A 4:20 PM Dispatch from Prop 19 HQ
At the Oakland campaign headquarters for Prop 19, the California referendum to legalize marijuana, the time is exactly 4:20 PM, stoner culture's designated hour to get high. Dozens of marijuana activists who've flown in from all over the country are phone banking, noshing on pizza, and trading war stories. It feels kind of like a hemp festival. Except for one thing: Nobody is smoking pot. "Well, it's not legal," said a woman in a green tank top manning a table by the front door. She laughs. "I'm an upright citizen."
Not everybody displays such discipline. I run into a young phone banker who is wearing a mock John Deere shirt that says, "High Geere." Dude, it's 4:20 right now, I tell him, what are you going to do? "I'm going to make phone calls to help legalize pot!" he says. Because then he can smoke? "I've smoked!" he says. "I'm high right now!"
Proponents of Prop 19 are quick to point out that legalizing weed is about a lot more than winning the right to get stoned. Smoking pot in California is already incredibly easy. The state's laxly worded medical marijuana law, passed in 1996, has spawned a cottage industry of "pot docs" who will recommend herb for just about anything worse than a stubbed toe. As a result, some 500,000 medical marijuana users in California already enjoy the legal right to smoke up. And even if you get busted for smoking illegally, a bill recently signed by Governor Arnold Schwarzenegger makes the penalty the equivalent of a parking citation.
The real motivation behind Prop 19 has more to do with ending California's nod-nod, wink-wink approach to prohibition. Making pot fully legit (at least on the state level) would fuel a national debate about legalization, and, they hope, turn California into a test case for completely ending the federal war on weed. Near the front of the Yes on 19 HQ is a billboard filled with stories of upstanding families that have been wrecked by drug arrests. One example: The Clyde Young Family of Mississippi. Both parents are serving around 25 years in prison for growing a small amount of weed: "The police seized all the money in the house, including the children's piggy banks and a 90-year-old uncle's social security check."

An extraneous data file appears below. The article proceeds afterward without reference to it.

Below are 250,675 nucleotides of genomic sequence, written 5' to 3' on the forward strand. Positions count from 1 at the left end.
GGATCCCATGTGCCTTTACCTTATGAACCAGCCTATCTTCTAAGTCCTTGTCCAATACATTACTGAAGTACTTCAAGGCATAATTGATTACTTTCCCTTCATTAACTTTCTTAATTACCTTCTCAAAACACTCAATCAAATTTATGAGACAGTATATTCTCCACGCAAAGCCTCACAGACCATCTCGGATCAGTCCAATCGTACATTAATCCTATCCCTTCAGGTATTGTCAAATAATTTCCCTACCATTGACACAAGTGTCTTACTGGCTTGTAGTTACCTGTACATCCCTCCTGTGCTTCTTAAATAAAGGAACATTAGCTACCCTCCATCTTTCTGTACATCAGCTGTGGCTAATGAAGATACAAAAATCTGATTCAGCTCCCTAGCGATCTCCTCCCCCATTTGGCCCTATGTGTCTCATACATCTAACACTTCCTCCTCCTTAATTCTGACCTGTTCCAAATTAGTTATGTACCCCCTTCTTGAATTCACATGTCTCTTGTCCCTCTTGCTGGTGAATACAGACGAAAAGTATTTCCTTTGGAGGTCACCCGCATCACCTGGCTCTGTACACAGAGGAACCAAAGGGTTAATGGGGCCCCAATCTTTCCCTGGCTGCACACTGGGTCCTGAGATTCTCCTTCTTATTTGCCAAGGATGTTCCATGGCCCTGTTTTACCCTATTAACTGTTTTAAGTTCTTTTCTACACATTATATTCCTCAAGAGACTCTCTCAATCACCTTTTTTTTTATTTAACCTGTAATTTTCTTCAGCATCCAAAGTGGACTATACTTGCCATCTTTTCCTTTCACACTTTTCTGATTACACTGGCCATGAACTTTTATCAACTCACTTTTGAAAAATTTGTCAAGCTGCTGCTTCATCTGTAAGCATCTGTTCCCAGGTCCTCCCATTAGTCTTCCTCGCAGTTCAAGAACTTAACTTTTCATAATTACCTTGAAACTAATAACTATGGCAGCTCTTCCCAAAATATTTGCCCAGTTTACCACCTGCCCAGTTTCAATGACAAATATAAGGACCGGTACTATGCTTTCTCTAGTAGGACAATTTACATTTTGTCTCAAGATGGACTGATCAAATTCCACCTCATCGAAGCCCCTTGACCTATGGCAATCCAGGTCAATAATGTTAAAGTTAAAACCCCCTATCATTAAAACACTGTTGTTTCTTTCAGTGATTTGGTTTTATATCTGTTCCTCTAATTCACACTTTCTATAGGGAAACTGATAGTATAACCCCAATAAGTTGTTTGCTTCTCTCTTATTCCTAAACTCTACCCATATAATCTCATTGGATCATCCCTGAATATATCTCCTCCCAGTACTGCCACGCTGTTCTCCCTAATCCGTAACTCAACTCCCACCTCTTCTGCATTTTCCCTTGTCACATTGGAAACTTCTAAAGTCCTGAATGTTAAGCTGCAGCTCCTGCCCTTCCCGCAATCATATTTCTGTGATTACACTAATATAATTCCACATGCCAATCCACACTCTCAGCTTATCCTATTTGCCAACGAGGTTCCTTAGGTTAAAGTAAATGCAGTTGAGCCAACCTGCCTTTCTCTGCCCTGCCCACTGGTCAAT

As 4:20 PM came and went, I spoke with Neill Franklin, the executive director of Law Enforcement Against Prohibition. He last smoked pot in 1976. "And I don't plan to use it once it's legal," he said. Even so, he's come to the HQ to vouch his strong support for legalization. As a former police officer who focussed on drug cases in Maryland, he found that alcohol caused far more problems than pot. He felt that legalizing weed would allow the state to regulate it, thereby keeping it out of the hands of children.
It was a little bit weird to be sitting with Franklin, who had a shaved head and a conservative suit, as young bearded volunteers milled around us wearing shirts that said, "Yes We Cannabis." Another popular shirt was a version of the California state flag, in which the star in the corner had been transformed into marijuana leaf, as if to guide leading the wise (or the party-minded) towards the the promised land of kush.
As 4:20 faded into the late afternoon, it became clear that Prop 19 was headed for a defeat. Even so, pot activists still had reason enough to party. Their campaign has taken the legalization debate mainstream, and they'll all probably try again in 2012. They gathered in a parking lot outside of Oaksterdam University, the cannabis cultivation school owned by Richard Lee, Prop 19's biggest financial backer. Pot smoke occasionally wafted through the air, and there wasn't a cop in sight who gave a damn.
Updated at 10:20 PM Pacific
Photos: Josh Harkinson.